The chiffon turned out pretty well as I adapted the recipe for my other chiffon cakes for it, but I made the mistake of not being able to bear the loss of a tiny bit of pandan paste just after I've poured the batter into the mould, dipping the spoon into the batter...unfortunately this bit of paste sank into the bottom of the batter without mixing properly with it and the result could be seen after the cake has been baked. We learn from our mistakes, I'm sure.

Pandan(us) Chiffon Cake:

6 egg whites
½ tsp salt
½ tsp cream of tartar
70g caster sugar

6 egg yolks
60g caster sugar
60g canola oil
150ml coconut milk
1 tsp pandanus paste
150g all purpose flour
2 tsp baking powder

Preheat the oven to 340°F or 175°C.

In a mixing bowl whisk the egg whites till half stiff. I prefer to prepare the egg whites first when the electric beater is clean so as to minimise failure.

Add the salt to the whites and continue whisking.

Add the cream of tartar and continue whisking.

Finally add the sugar and whisk till stiff but do not over do it.

In a separate mixing bowl, beat the egg yolks and sugar till creamy.

Add the oil and continue beating.

Sift the flour with the baking powder and mix into the batter.

Stir the pandan paste into the coconut milk and pour into the batter. Mix well.

Mix the egg white batter into the egg yolk batter in 3 times.

Pour into an ungreased and unfloured 21-cm chiffon cake tin and bake in the hot oven for 55-60 minutes.

Turn the cake tin upside down after you've removed it from the oven and let it cool for a while.

Use a knife with a serrated edge to separate the sides of the cake from the tin and unmould the cake onto a serving plate.

The cake can be kept (covered to prevent drying) at room temperature for 2-3 days, but probably not more than that as it contains coconut milk. Keep part of it in the fridge if need be.

Oats in Curry

Oats in Curry
You read a lot nowadays about how processed food and pollution are killing us, awakening the cancers in our bodies and clogging up all our arteries. It is ironic that as Science prolongs the human life, we end up killing ourselves through the way we chose to live.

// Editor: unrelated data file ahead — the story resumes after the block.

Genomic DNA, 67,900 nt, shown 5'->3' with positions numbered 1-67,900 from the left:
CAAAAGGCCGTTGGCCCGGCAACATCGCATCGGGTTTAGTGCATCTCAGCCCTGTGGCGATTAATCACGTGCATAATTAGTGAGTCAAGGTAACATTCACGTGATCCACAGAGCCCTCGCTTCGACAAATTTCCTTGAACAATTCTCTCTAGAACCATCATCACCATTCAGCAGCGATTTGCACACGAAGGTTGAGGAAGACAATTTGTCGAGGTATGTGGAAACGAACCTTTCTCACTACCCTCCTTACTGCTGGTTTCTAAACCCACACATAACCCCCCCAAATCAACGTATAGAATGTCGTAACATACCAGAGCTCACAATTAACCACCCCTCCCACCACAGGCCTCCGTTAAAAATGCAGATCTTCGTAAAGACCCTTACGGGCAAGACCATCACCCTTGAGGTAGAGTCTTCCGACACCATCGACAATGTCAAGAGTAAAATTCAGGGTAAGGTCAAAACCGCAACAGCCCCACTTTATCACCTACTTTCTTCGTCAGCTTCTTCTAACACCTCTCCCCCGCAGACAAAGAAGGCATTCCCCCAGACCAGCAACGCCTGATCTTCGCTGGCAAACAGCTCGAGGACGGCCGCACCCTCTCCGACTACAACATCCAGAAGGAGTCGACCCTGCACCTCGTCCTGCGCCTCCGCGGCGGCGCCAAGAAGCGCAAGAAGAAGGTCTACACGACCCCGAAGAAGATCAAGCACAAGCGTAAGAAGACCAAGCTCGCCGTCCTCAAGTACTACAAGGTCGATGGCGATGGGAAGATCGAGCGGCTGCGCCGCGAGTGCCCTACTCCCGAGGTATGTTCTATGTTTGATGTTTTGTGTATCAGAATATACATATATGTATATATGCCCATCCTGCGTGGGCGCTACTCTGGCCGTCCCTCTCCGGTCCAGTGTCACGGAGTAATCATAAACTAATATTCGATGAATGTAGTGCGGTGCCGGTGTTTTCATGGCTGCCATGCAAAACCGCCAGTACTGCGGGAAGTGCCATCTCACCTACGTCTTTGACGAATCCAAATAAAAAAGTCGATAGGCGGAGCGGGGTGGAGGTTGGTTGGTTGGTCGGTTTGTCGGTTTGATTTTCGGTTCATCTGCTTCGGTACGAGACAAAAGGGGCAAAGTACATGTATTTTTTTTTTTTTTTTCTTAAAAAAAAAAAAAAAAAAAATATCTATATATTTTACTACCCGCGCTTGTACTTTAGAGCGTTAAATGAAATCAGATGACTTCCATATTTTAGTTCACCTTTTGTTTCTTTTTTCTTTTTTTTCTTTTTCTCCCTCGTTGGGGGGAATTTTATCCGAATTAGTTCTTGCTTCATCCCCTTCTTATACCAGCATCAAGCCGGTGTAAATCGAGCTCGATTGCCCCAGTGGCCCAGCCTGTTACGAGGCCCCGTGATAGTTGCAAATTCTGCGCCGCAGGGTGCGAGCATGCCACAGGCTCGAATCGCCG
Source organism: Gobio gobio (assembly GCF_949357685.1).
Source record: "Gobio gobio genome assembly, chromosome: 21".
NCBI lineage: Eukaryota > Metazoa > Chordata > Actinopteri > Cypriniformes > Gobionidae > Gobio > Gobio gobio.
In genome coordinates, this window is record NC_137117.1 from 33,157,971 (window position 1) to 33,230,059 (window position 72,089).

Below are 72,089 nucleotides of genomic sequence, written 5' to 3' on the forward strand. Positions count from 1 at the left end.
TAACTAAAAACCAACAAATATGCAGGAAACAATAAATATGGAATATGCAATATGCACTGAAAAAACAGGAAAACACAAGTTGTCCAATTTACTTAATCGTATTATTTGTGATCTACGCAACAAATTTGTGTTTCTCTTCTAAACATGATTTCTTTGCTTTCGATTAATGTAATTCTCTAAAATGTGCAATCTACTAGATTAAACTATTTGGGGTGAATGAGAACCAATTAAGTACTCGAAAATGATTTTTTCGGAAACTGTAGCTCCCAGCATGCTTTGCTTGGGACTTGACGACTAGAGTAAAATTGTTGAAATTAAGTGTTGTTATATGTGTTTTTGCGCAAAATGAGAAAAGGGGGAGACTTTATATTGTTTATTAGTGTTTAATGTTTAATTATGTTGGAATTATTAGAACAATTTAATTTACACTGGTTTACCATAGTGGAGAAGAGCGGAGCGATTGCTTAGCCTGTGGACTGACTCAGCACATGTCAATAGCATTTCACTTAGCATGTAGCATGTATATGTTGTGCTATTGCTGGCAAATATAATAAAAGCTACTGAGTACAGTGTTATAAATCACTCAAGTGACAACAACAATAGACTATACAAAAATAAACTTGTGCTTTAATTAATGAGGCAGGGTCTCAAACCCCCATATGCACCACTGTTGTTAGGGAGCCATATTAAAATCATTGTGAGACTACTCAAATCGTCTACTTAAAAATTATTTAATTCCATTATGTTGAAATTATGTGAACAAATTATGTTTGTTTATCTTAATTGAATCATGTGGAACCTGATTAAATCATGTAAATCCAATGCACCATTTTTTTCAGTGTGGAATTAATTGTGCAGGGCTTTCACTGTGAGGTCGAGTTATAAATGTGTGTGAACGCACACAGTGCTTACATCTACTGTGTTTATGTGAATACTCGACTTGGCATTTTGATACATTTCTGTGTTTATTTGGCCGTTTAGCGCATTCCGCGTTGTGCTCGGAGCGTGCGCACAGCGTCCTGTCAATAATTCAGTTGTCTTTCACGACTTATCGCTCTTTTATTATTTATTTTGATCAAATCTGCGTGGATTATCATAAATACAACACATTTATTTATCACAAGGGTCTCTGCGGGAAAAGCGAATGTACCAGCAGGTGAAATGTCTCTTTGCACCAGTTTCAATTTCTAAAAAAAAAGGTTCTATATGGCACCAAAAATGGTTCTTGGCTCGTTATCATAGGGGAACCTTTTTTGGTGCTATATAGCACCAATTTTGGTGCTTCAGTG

I am, unfortunately, one of those unhealthy people guilty of not eating enough fibre, preferring a largely protein and carbohydrate diet, and also not doing much physical exercise as a general rule.

My mum is currently an avid reader of the Mind Your Body column in the Straits Times and she really watches what she eats for a couple of years now. That's the same mum who was feeding us snacks all day long when we were kids, fried frozen food from the supermarket (especially during the boom import years when Singapore started becoming very quickly industrialised) and yummy restaurant fare on weekends and during outings.

You look at my siblings and myself and you know that genes apart, we have picked up our fat body shape and generally bad eating habits from those years and it's not possible to turn back the clock. As a mother, I have passed on some of these bad habits to my own children and they are even worse eaters than I've ever been. I started out really well when they were babies and I had to prepare their baby food daily and fresh, but once they started being able to eat food from outside, all my good resolutions flew out of the window and I basically fed them as I would myself.

At the same time, I really think that we should enjoy our food and I wake up every morning looking forward to what I would savour in the day. My grand aunt died when she was 100 years old (the one who used to teach Mrs LKY Geography in MGS, and who was the wife of my illustrous grand uncle Dr. Lim Tay Boh) and as far as I could remember, she spent decades basically eating only boiled vegetables and very little meat (also boiled). I don't think I can live like that, I'd be happy to die of a heart attack later on in life if I'd had my fill of good steaks and other sinful delights.

But you can see that I've nonetheless given some thought to the subject, so I made a resolution to at least eat more healthy stuff like oats whenever I can. The other day I made a chicken curry (actually I make a curry or 2 every week) and we finished most of the meat leaving the equivalent of a small bowl of the gravy behind.